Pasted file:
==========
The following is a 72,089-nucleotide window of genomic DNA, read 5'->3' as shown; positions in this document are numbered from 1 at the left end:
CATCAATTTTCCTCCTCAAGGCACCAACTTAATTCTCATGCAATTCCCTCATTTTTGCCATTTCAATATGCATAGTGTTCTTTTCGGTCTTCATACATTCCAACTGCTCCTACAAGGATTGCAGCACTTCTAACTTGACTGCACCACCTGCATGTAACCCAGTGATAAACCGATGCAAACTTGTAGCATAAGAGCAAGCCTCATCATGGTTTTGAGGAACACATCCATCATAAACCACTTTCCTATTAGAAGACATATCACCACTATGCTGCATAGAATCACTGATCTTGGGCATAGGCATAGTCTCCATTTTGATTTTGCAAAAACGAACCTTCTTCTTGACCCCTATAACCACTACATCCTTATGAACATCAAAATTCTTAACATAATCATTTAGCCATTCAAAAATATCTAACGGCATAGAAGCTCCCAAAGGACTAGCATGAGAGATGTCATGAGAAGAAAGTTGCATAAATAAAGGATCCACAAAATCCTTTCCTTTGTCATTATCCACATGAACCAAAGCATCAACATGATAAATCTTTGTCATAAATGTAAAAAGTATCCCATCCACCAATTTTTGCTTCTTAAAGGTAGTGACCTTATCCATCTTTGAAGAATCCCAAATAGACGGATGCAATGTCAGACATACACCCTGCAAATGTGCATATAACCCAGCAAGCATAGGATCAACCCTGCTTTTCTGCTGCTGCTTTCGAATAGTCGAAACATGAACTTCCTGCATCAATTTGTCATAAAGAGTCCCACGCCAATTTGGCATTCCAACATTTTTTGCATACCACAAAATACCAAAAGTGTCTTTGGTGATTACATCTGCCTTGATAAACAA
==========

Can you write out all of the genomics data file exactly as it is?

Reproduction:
The following is a 72,089-nucleotide window of genomic DNA, read 5'->3' as shown; positions in this document are numbered from 1 at the left end:
CATCAATTTTCCTCCTCAAGGCACCAACTTAATTCTCATGCAATTCCCTCATTTTTGCCATTTCAATATGCATAGTGTTCTTTTCGGTCTTCATACATTCCAACTGCTCCTACAAGGATTGCAGCACTTCTAACTTGACTGCACCACCTGCATGTAACCCAGTGATAAACCGATGCAAACTTGTAGCATAAGAGCAAGCCTCATCATGGTTTTGAGGAACACATCCATCATAAACCACTTTCCTATTAGAAGACATATCACCACTATGCTGCATAGAATCACTGATCTTGGGCATAGGCATAGTCTCCATTTTGATTTTGCAAAAACGAACCTTCTTCTTGACCCCTATAACCACTACATCCTTATGAACATCAAAATTCTTAACATAATCATTTAGCCATTCAAAAATATCTAACGGCATAGAAGCTCCCAAAGGACTAGCATGAGAGATGTCATGAGAAGAAAGTTGCATAAATAAAGGATCCACAAAATCCTTTCCTTTGTCATTATCCACATGAACCAAAGCATCAACATGATAAATCTTTGTCATAAATGTAAAAAGTATCCCATCCACCAATTTTTGCTTCTTAAAGGTAGTGACCTTATCCATCTTTGAAGAATCCCAAATAGACGGATGCAATGTCAGACATACACCCTGCAAATGTGCATATAACCCAGCAAGCATAGGATCAACCCTGCTTTTCTGCTGCTGCTTTCGAATAGTCGAAACATGAACTTCCTGCATCAATTTGTCATAAAGAGTCCCACGCCAATTTGGCATTCCAACATTTTTTGCATACCACAAAATACCAAAAGTGTCTTTGGTGATTACATCTGCCTTGATAAACAA